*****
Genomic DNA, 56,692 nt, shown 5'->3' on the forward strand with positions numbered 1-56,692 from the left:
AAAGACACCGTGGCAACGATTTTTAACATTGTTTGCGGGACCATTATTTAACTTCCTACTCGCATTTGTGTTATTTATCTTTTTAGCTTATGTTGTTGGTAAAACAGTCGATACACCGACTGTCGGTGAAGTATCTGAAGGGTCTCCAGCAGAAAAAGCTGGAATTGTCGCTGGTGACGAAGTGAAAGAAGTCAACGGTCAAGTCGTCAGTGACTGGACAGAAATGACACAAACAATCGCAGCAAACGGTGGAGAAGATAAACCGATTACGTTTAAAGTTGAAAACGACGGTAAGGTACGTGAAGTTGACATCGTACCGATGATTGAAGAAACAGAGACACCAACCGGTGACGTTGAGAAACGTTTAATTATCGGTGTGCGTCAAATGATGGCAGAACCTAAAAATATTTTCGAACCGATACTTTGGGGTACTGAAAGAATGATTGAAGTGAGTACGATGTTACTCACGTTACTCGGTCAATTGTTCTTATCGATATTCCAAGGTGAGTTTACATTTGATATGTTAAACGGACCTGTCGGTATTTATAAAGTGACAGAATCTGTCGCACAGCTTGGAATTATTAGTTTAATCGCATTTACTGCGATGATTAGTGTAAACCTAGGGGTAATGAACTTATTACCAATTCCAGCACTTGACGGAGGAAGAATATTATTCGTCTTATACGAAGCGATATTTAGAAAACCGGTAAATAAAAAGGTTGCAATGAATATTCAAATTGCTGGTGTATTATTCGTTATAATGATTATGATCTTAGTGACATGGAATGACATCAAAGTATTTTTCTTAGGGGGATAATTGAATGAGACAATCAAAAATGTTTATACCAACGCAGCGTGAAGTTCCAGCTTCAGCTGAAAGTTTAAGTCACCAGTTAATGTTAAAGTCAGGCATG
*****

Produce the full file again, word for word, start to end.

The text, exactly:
Genomic DNA, 56,692 nt, shown 5'->3' on the forward strand with positions numbered 1-56,692 from the left:
AAAGACACCGTGGCAACGATTTTTAACATTGTTTGCGGGACCATTATTTAACTTCCTACTCGCATTTGTGTTATTTATCTTTTTAGCTTATGTTGTTGGTAAAACAGTCGATACACCGACTGTCGGTGAAGTATCTGAAGGGTCTCCAGCAGAAAAAGCTGGAATTGTCGCTGGTGACGAAGTGAAAGAAGTCAACGGTCAAGTCGTCAGTGACTGGACAGAAATGACACAAACAATCGCAGCAAACGGTGGAGAAGATAAACCGATTACGTTTAAAGTTGAAAACGACGGTAAGGTACGTGAAGTTGACATCGTACCGATGATTGAAGAAACAGAGACACCAACCGGTGACGTTGAGAAACGTTTAATTATCGGTGTGCGTCAAATGATGGCAGAACCTAAAAATATTTTCGAACCGATACTTTGGGGTACTGAAAGAATGATTGAAGTGAGTACGATGTTACTCACGTTACTCGGTCAATTGTTCTTATCGATATTCCAAGGTGAGTTTACATTTGATATGTTAAACGGACCTGTCGGTATTTATAAAGTGACAGAATCTGTCGCACAGCTTGGAATTATTAGTTTAATCGCATTTACTGCGATGATTAGTGTAAACCTAGGGGTAATGAACTTATTACCAATTCCAGCACTTGACGGAGGAAGAATATTATTCGTCTTATACGAAGCGATATTTAGAAAACCGGTAAATAAAAAGGTTGCAATGAATATTCAAATTGCTGGTGTATTATTCGTTATAATGATTATGATCTTAGTGACATGGAATGACATCAAAGTATTTTTCTTAGGGGGATAATTGAATGAGACAATCAAAAATGTTTATACCAACGCAGCGTGAAGTTCCAGCTTCAGCTGAAAGTTTAAGTCACCAGTTAATGTTAAAGTCAGGCATG